The reality however, is a bit more complicated. The law does not provide clear guidance for situations where your customer base is located in multiple EU states. As a US business, do you need a representative for every EU country represented by your customer base? Surely this would be inconceivable, but GDPR is too vague for this to be safely interpreted definitively.
12. Appoint a Data Protection Officer
As we work our way down the GDPR checklist you will have noticed that transparency and accountability are key components of the law. That is why it is highly advisable to appoint a Data Protection Officer who is knowledgeable on data protection and is tasked with enforcing it.
This should go hand-in-hand with point number 9, meaning your Data Protection Officer can also be the employee accountable for GDPR compliance.
13. Easily find and provide customer data
In 2014 the European Court of Justice passed the Right To Be Forgotten. Four years later, a businessman won a landmark lawsuit against Google, forcing them to remove search results which painted him in a bad light.
This was in many ways the starting point for user privacy on the internet. GDPR takes this a step further by requiring all organizations to be transparent with regards to user data. More specifically, a user should be able to easily request and receive all the information your organization has about them.
Under new EU legislation, customers have the right to see what personal data you have about them, and you need to provide the first copy of this information for free. Subsequent requests can be met with a reasonable fee however.
Finally, it’s important that the data be provided in an easily digestible way, ie. a layman should be able to understand it and even share it with other organizations.
14. Let users easily view and update their information
It should be easy for customers to view the personal data you have about them, and update it if required. You can achieve this by creating an interactive user dashboard and by implementing a data quality process, which regularly checks information accuracy.
The law suggests that users should not have to wait longer than a month upon request.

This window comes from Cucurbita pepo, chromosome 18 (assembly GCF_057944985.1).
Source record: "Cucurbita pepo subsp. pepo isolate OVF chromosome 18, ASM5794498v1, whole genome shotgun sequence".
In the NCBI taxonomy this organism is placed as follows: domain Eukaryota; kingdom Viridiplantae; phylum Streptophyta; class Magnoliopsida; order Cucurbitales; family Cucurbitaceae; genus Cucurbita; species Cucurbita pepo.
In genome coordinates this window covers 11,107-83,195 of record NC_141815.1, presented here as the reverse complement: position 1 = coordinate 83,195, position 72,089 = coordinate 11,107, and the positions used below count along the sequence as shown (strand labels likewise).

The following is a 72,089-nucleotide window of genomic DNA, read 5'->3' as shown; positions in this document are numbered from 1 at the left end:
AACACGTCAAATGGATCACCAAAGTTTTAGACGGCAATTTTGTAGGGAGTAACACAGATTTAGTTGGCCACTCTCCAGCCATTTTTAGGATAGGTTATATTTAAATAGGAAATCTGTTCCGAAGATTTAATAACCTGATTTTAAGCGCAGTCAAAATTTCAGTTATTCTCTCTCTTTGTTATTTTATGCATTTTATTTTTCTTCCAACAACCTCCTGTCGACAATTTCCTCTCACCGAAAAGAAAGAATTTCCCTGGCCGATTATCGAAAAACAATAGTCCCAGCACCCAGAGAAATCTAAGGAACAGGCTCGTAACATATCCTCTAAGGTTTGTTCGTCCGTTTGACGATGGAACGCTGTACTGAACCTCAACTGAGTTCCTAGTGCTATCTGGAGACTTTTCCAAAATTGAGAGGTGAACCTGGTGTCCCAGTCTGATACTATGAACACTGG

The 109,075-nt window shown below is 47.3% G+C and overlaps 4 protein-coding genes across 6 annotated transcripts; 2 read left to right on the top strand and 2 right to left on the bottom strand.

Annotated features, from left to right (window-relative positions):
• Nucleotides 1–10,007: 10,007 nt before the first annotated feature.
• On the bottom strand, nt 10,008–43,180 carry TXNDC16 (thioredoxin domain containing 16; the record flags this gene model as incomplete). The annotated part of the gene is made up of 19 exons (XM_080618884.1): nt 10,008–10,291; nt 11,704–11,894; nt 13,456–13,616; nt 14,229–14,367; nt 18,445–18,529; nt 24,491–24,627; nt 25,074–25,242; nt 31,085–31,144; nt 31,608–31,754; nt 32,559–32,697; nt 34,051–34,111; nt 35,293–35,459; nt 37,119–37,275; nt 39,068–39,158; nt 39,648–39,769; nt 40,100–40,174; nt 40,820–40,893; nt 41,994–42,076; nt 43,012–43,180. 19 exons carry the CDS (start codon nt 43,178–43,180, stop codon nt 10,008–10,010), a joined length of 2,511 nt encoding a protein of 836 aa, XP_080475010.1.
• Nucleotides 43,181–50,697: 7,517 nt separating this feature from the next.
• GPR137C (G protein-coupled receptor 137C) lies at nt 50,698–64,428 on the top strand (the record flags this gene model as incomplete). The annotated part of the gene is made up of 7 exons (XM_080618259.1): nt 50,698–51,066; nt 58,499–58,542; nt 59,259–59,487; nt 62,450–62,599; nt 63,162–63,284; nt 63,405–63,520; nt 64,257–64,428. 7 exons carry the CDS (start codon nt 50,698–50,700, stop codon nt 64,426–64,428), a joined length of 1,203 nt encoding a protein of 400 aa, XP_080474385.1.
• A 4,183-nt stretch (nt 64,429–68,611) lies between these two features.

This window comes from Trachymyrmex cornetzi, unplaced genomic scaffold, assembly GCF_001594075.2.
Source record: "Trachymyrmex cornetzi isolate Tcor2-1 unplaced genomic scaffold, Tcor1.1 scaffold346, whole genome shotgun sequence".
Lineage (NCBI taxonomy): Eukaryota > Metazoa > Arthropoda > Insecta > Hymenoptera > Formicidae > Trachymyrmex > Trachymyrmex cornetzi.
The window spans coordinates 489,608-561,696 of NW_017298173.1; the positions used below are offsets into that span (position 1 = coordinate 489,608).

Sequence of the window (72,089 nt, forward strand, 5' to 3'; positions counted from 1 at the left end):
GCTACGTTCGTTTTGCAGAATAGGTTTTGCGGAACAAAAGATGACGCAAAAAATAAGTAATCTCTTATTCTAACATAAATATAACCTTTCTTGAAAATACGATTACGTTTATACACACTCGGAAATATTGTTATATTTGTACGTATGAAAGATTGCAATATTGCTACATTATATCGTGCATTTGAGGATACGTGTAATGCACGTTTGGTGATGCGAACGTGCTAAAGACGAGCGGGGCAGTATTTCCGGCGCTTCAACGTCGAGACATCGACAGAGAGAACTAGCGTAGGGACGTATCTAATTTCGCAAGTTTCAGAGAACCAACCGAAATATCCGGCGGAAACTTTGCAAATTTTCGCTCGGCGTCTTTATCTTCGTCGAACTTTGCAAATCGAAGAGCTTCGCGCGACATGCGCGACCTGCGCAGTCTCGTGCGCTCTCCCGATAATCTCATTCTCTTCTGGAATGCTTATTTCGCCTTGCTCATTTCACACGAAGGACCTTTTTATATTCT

15. Users can easily request the deletion of their information
In most circumstances your users have the right to request the deletion of all the personal data you have about them. Should you receive such a request, it is crucial that the data can easily be found and deleted, ideally within a month upon request.
Importantly, there are some exceptions, such as the need to comply with a legal obligation or with freedom of speech. In such cases, it’s always wise to seek legal advice before making a decision.
16. Users can easily restrict or stop the processing of data
Not only should users be able to have their data deleted, but they should also be able to limit or completely stop the processing of personal data. In Article 18, Right to Restriction of Processing, the EU outlines the situations in which this right applies.
As always there are exceptions, but these are so vague that it’s crucial to use an information infrastructure with the capacity to limit or stop the processing of personal data. GDPR asks organizations to honour any request within the month.
Conclusion — GDPR Checklist
The 16 point checklist provides a detailed overview of your responsibilities and duties with regards to customer data. The key considerations should always be transparency and privacy. Of course, some points take longer than others but here are some immediate steps for your organization:
- Make your registration and sign up processes double-opt in
- Update your privacy and data protection policy
- Undertake a comprehensive information audit
- Update your employees permissions to ensure that customer data can only be viewed by relevant staff members
That’s all for today, you can download this blog post here.